A blog by Luke Akehurst about politics, elections, and the Labour Party - With subtitles for the Hard of Left. Just for the record: all the views expressed here are entirely personal and do not necessarily represent the positions of any organisations I am a member of.

Friday, March 26, 2010

Arguments for equality

The London Sustainable Development Commission has published a fascinating report: "The impact of income inequalities on sustainable development in London".

It's online here.

The Commission had planned a big launch for the report but its conclusions don't fit the politics of the current Mayor of London so it has just been quietly put on a website.

Some key snippets that the research reveals:

  • The creation of a more cohesive and less unequal society will not only make it easier to reduce carbon emissions but will also tend to improve health and wellbeing
  • People Are More Likely To Trust Each Other In More Equal Societies
  • Child Wellbeing is Better in More Equal Societies
  • Illicit Drug Use is Less Common in More Equal Societies
  • The Teenage Birth Rate is Lower in More Equal Societies
  • Mental Illness is Less Common in More Equal Societies
  • Obesity Rates Are Lower in More Equal Societies
  • Fewer People Are Imprisoned in More Equal Societies
  • Health and social problems are worse in more unequal societies
  • Health and social problems in London are closely related to deprivation
  • More equal countries recycle a higher proportion of waste materials
  • More Equal Countries Produce Less CO2 per $100 of Income
  • Death rates of working age men and women are lower in more equal cities
"In the past, demands for a more equal society have usually been seen as demands that the better off should sacrifice the advantages they enjoy in order to provide for the poor. However, we now know that this is not the situation. What the evidence shows is that greater equality improves health and the quality of life for the vast majority of the population, not just those on lower incomes"

"The strong implication of the evidence we have seen is that reducing income differences would reduce the prevalence of a wide range of social problems. We have no precise basis on which to estimate the likely scale of the benefits. Although London is a large city, it is not a whole country, and may not behave like one. But if the international relationships provide any guide to how London might benefit from greater equality then these can be used to make a very rough guide to the scale of the possible benefits:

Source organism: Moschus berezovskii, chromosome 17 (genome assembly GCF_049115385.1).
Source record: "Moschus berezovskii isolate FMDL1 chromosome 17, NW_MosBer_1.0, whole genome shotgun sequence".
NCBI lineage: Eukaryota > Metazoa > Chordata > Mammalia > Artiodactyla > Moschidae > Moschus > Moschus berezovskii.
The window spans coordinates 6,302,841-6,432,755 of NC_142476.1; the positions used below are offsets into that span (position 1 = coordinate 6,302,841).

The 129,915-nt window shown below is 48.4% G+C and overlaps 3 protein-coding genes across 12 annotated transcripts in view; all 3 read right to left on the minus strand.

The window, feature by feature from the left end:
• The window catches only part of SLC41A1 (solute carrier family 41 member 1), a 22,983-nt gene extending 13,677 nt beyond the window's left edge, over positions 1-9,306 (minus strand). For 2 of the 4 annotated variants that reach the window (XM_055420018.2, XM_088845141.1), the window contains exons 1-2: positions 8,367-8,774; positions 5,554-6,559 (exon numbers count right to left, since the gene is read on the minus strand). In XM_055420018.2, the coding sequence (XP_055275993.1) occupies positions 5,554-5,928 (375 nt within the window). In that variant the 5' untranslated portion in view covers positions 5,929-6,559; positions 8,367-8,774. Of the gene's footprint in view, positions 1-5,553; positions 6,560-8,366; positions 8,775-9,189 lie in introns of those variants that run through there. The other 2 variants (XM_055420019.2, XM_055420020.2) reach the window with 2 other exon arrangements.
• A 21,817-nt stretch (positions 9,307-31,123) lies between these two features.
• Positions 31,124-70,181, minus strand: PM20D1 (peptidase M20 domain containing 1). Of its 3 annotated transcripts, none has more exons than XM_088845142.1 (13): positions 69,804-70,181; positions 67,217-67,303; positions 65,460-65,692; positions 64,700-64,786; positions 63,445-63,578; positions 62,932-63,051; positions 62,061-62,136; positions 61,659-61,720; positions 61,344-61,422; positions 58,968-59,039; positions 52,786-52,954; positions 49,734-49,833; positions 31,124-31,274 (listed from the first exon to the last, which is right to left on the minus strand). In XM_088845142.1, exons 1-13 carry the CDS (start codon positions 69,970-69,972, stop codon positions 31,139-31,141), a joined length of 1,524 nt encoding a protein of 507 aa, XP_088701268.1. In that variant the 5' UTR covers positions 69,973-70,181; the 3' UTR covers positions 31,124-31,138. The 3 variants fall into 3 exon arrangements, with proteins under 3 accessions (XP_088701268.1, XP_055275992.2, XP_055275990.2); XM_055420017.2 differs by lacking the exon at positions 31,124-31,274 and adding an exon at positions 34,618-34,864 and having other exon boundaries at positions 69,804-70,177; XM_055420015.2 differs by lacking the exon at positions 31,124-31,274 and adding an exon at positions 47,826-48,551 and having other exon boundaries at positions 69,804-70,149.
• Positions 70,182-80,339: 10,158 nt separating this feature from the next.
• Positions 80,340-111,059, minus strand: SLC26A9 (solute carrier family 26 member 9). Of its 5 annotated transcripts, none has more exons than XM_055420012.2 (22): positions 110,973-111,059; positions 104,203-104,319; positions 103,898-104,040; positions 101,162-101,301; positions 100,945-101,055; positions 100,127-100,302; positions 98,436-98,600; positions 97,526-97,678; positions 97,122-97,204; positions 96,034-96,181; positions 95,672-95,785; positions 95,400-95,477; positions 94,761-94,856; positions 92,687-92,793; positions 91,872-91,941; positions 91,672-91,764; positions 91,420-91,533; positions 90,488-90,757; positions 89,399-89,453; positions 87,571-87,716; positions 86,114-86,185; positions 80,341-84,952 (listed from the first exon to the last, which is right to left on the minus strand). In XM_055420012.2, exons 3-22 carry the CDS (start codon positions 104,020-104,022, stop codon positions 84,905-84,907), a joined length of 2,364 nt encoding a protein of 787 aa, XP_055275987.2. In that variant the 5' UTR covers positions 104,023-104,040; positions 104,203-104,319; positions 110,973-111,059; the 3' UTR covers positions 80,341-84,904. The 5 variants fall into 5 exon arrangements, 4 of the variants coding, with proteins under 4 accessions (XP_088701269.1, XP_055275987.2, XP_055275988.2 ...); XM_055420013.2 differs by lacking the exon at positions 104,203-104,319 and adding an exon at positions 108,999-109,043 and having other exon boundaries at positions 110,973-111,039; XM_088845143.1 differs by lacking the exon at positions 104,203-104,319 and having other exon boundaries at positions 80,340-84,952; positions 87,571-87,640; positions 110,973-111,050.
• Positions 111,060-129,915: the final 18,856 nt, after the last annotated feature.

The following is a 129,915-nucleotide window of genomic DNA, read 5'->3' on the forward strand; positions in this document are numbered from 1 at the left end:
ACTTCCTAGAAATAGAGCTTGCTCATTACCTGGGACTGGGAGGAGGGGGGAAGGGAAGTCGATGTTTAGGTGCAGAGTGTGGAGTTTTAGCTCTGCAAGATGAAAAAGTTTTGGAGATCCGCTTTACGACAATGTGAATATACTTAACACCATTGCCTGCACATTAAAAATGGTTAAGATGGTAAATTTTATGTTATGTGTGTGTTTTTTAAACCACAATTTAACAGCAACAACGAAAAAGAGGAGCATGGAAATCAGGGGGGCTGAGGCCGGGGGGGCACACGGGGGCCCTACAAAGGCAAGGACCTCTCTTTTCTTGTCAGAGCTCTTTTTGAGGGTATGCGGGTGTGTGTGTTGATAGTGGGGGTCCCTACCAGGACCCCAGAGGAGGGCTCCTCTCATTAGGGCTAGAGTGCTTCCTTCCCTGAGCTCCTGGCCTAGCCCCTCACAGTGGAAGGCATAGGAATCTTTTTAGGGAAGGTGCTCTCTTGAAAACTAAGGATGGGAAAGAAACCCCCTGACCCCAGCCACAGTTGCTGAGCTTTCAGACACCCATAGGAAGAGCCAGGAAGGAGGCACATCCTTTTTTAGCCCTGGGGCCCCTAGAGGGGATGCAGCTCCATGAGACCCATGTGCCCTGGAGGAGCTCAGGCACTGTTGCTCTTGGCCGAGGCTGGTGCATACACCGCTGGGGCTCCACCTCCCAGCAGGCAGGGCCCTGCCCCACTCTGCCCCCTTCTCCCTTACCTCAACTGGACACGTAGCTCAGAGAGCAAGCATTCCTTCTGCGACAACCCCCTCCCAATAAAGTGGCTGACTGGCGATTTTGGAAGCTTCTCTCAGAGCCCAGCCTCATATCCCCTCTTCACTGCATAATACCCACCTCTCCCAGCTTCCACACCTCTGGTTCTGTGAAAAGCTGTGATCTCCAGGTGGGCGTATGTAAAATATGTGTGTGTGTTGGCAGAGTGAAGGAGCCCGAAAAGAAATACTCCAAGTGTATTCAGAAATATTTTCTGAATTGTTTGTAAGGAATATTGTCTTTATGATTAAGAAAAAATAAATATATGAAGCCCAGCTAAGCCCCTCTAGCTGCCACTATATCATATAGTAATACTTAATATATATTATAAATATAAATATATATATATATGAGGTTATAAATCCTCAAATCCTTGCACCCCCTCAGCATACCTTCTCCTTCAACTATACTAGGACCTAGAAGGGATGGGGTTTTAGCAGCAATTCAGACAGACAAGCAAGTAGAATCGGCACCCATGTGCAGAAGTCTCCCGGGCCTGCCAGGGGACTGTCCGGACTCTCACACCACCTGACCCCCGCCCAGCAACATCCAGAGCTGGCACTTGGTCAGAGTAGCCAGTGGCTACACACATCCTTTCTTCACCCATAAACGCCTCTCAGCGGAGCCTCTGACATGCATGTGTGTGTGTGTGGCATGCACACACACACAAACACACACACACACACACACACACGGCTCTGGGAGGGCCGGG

"As well as helping to reduce consumerism,strengthening community life and enabling societies to respond more cohesively to crises, evidence shows that greater equality also leads people to treat environmental issues more seriously. Because community life is stronger and people trust each other more in more equal societies, they also seem to be more public spirited and more willing to work together towards shared objectives. The conflict between self and society is perhaps less stark and people are more likely to do things they feel are for the public benefit. Support for environmental policies is a sensitive indicator of the balance between feeling that life is about the pursuit of selfinterests in opposition to the wider society, and the pursuit of common interests."

"The high rates of many social problems in London, and Britain more widely, are directly attributable to the scale of inequality and would be reduced if inequality was decreased. If inequality was reduced simply to the average of other rich developed market societies it would dramatically reduce the burden of a wide range of health and social problems including violence, mental illness, teenage births, drug abuse, mistrust and obesity. At the same time we would enjoy a more cohesive society with stronger community life. If inequality was reduced further, to levels as low as those enjoyed by Japan, Sweden, Norway and Finland, our society would be transformed. And it would be transformed not just for the poor, but for the vast majority of the population."


Anonymous Anonymous said...

I'm not sure about this.
From the report
"There is, then, no difficulty in understanding
why we - as individuals competing in a consumer
society - continue to attach great importance
to increasing our own income, even though it
makes no difference to average wellbeing when
everyone in a rich society gets richer together"

This misses the point. I do not work hard to own a home, buy a car, provide my kids with food and clothes etc because I wish to compete with somebody. I do these things because it's the right thing to do to look after my family.It's not a about competition or average well being.

1:48 pm, March 26, 2010

Anonymous Anonymous said...

It's a shame you haven't done anything about it then. Remember the recent report that showed inequality between the bottom and top 25% had widened over the last thirteen years.

3:07 pm, March 26, 2010

Anonymous Dirty Euro said...

We do need more equality.
I think labour should put forward a more christian socialist message. Jesus spoke for equality.

11:12 pm, March 26, 2010

Blogger mrcentreleft said...

Socialism is all about raising the general standard of living for everyone, and not about everybody being poor as some seem to think!

We need to be proving though Luke that Labour is the best option to achive this, which of course I believe it is. But we need to be following a more progressive agenda as for once the general populous (i.e. the electorate) are to the left of the government, a Labour Govt at that.

What we need is a centre-left agenda!!!

11:41 pm, March 27, 2010

Blogger Merseymike said...

Very much in line with Richard Wilkinson's research - I saw him speak at the recent launch of COMPASS in Liverpool

1:47 am, March 29, 2010


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